Should I Buy MS Auto Insurance for Crashes with Uninsured Drivers?


American flag and the state of MississippiIf finances permit, it may be a good idea for Mississippians to purchase a car insurance policy that protects against damages caused by uninsured drivers. That’s because, despite the fact that practically all drivers in the country have a legal obligation to carry policies, many of them don’t—and the uninsured problem remains especially bad in the Magnolia State.

If a driver without uninsured motorist coverage gets into an accident caused by one of these uninsured individuals, he or she may be unable to collect compensation for damages, according to state regulators.

Mississippi Has Highest Uninsured Motorist Rate in the Country

According to estimates from the Insurance Research Council (IRC), about 28 percent of the state’s drivers lacked even a basic Mississippi auto insurance policy in 2009. That means there’s a higher than 1-in-4 chance that the person who causes an accident in the state may be unable to compensate the other parties for their damages.

Mississippi’s uninsured rate is about twice that of the national rate, which according to the IRC was only 13.8 percent.

Coverage Verification Proposal

In March 2011, the state Legislature passed a bill that would have helped combat the uninsured motorist problem by setting up an electronic insurance verification system. Insurers would have submitted policy information to the database, which was planned to alert government officials when a vehicle appears to be uninsured.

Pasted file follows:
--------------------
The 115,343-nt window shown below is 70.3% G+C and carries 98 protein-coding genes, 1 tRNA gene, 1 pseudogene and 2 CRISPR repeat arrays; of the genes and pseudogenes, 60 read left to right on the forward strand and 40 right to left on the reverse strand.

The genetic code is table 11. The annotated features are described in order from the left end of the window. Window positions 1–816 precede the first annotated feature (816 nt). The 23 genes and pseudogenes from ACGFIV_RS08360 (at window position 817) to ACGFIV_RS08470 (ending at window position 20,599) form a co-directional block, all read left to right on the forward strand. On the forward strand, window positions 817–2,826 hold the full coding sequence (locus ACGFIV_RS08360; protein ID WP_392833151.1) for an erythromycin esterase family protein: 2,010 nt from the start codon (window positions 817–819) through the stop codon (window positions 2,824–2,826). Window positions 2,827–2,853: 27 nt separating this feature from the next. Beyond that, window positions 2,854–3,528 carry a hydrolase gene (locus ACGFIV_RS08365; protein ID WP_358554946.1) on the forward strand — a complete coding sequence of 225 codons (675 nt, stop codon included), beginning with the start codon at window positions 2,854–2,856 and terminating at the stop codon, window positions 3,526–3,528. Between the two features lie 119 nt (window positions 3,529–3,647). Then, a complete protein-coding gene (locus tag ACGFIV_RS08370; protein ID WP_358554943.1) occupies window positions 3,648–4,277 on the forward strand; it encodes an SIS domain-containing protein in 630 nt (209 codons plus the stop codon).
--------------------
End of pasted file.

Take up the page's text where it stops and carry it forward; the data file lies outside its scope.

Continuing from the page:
But, ultimately, Gov. Haley Barbour vetoed the legislation, saying that while he agreed with the idea, the proposal had cost and logistics concerns that kept him from giving his approval.

What Is Covered by an Uninsured Motorist Policy?

This coverage is not limited to accidents in which the at-fault party has no financial protection. In addition to that, it provides protection when the driver has a policy that is insufficient to cover the total amount of damages and when the identity of the driver who caused the crash is unknown.

Consumers who are considering purchasing this optional coverage type should ask their insurers about “stacking” provisions. Stacking is when the holder of a policy that covers multiple vehicles can transfer financial protection among those vehicles when the initial protection for one has been exhausted.
Mississippi flag shaped as a sphere
So if a driver has a three-car policy with $50,000 in uninsured motorist coverage per accident and stacking is permitted, each car essentially has $150,000 worth of uninsured motorist coverage.

However, some auto insurance companies have anti-stacking clauses that prohibit policyholders from spreading protection among multiple vehicles, so shoppers should make a point to ask about this detail.